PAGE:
(Photo courtesy of The Church of Jesus Christ of Latter-day Saints) Reyna I. Aburto, second counselor in the general presidency of the Relief Society, speaks to Latter-day Saint women gathered in the Conference Center for the women’s session of the 189th Semiannual General Conference Oct. 5, 2019.

Earlier in the evening, Reyna Aburto, second counselor in the Relief Society general presidency, spoke passionately about depression, anxiety and “other forms of mental and emotional affliction.”

She disclosed the deep sadness she experienced after her own father’s suicide.

Black clouds form in some lives, “which can blind us to God’s light and even cause us to question if that light exists for us anymore,” Aburto said. “ … They can distort the way we perceive ourselves, others and even God. They affect women and men of all ages in all corners of the world.”

Like any part of the body, “the brain is subject to illnesses, trauma and chemical imbalances,” she said. “When our minds are suffering, it is appropriate to seek help from God, from those around us, and from medical and mental health professionals.”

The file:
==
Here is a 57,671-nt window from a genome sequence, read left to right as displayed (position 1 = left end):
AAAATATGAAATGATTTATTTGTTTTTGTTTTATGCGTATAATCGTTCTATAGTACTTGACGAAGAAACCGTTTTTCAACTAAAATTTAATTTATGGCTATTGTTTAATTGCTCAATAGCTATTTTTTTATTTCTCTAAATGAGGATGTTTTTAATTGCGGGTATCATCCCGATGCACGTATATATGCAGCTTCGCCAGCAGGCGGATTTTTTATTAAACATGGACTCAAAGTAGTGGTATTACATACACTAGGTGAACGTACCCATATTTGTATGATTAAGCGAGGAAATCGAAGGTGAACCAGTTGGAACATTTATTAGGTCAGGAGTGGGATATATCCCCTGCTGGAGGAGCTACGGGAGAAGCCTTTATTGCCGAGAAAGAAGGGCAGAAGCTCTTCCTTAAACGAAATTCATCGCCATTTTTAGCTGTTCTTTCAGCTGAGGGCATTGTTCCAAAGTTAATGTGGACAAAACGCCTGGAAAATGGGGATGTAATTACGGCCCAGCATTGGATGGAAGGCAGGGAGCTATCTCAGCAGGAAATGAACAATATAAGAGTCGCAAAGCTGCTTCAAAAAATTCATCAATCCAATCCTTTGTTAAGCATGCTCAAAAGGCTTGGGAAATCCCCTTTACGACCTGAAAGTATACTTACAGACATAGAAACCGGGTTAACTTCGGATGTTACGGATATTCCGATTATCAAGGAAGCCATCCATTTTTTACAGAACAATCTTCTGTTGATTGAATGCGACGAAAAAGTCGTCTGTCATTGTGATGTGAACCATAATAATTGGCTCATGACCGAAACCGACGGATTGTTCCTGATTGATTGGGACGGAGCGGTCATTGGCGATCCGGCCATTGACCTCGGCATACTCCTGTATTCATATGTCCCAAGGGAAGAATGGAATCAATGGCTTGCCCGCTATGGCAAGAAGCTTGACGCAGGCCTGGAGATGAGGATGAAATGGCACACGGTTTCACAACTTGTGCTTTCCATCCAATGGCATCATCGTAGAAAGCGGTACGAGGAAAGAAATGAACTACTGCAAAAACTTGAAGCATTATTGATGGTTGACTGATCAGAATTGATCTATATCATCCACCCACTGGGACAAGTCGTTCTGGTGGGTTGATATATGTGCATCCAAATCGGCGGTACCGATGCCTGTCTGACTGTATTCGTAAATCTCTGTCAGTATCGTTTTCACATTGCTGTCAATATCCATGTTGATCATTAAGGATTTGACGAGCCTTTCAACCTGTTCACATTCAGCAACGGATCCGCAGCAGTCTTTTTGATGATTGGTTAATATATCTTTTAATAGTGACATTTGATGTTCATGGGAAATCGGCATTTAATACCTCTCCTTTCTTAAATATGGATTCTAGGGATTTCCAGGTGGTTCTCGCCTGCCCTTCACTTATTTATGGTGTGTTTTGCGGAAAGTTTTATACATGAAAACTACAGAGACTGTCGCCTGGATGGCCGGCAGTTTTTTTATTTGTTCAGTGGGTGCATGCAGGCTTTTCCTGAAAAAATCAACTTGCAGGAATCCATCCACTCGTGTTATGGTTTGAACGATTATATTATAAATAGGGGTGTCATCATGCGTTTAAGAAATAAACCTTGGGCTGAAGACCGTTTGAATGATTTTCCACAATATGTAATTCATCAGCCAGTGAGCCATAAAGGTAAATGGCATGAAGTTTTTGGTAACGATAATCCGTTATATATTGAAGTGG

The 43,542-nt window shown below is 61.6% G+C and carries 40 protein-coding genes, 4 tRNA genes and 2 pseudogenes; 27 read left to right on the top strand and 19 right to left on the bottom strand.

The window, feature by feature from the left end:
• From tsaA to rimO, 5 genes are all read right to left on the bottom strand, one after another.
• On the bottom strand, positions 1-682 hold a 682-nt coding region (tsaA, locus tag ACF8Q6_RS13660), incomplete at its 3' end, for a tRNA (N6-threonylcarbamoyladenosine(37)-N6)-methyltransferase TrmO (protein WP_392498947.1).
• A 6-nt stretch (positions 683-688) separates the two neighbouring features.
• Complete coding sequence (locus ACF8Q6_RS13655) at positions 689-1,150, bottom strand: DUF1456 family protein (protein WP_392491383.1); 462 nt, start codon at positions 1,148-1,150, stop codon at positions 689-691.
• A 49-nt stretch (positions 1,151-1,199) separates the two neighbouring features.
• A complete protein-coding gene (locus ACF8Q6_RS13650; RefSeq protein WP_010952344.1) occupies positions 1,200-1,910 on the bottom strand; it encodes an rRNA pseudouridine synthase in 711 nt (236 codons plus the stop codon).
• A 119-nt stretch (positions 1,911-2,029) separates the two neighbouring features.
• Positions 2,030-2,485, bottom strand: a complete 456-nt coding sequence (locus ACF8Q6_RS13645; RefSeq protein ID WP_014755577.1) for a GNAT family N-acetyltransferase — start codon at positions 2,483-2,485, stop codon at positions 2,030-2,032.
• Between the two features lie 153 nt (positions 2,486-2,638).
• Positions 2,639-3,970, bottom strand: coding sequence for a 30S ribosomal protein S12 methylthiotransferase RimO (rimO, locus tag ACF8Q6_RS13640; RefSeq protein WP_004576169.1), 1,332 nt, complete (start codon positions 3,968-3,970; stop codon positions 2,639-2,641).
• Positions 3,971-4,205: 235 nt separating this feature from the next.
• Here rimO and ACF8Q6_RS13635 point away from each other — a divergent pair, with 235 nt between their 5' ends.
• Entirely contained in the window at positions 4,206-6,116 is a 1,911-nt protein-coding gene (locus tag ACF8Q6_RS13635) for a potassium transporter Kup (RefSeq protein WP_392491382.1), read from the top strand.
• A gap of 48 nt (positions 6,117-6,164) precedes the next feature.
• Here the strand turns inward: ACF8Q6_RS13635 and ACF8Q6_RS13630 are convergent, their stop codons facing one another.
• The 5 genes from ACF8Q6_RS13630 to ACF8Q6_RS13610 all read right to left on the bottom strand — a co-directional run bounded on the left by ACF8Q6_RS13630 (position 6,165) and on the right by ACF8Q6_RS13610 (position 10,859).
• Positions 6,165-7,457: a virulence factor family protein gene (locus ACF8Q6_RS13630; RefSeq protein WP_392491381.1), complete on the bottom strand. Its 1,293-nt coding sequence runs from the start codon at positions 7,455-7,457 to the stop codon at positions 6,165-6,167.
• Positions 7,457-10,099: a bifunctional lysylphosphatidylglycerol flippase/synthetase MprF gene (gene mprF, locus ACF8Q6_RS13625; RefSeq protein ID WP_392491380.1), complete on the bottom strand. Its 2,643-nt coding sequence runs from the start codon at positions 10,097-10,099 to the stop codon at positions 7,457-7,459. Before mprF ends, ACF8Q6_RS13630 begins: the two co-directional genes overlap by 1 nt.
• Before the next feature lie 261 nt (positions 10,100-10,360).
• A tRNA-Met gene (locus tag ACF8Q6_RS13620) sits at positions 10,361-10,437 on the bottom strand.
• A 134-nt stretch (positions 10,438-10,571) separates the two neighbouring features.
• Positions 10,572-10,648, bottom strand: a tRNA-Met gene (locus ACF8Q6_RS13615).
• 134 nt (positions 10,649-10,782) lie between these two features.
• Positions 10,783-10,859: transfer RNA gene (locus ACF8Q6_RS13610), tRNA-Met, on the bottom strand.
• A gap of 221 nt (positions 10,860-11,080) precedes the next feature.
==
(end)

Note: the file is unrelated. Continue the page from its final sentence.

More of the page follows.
Sometimes the cause of depression or anxiety can be identified, she said, “while other times it may be harder to discern. Our brains may suffer because of stress or staggering fatigue, which can sometimes be improved through adjustments in diet, sleep and exercise.”

But in other cases, sufferers may need “therapy or medication under the direction of trained professionals,” Aburto said. “ … Untreated mental or emotional illness can lead to increased isolation, misunderstandings, broken relationships, self-harm and even suicide.”

Fellow Latter-day Saints should help those with mental illness “know and feel that they do indeed belong with us,” that depression “is not the result of weakness, nor is it usually the result of sin,” she said. It “thrives in secrecy but shrinks in empathy.”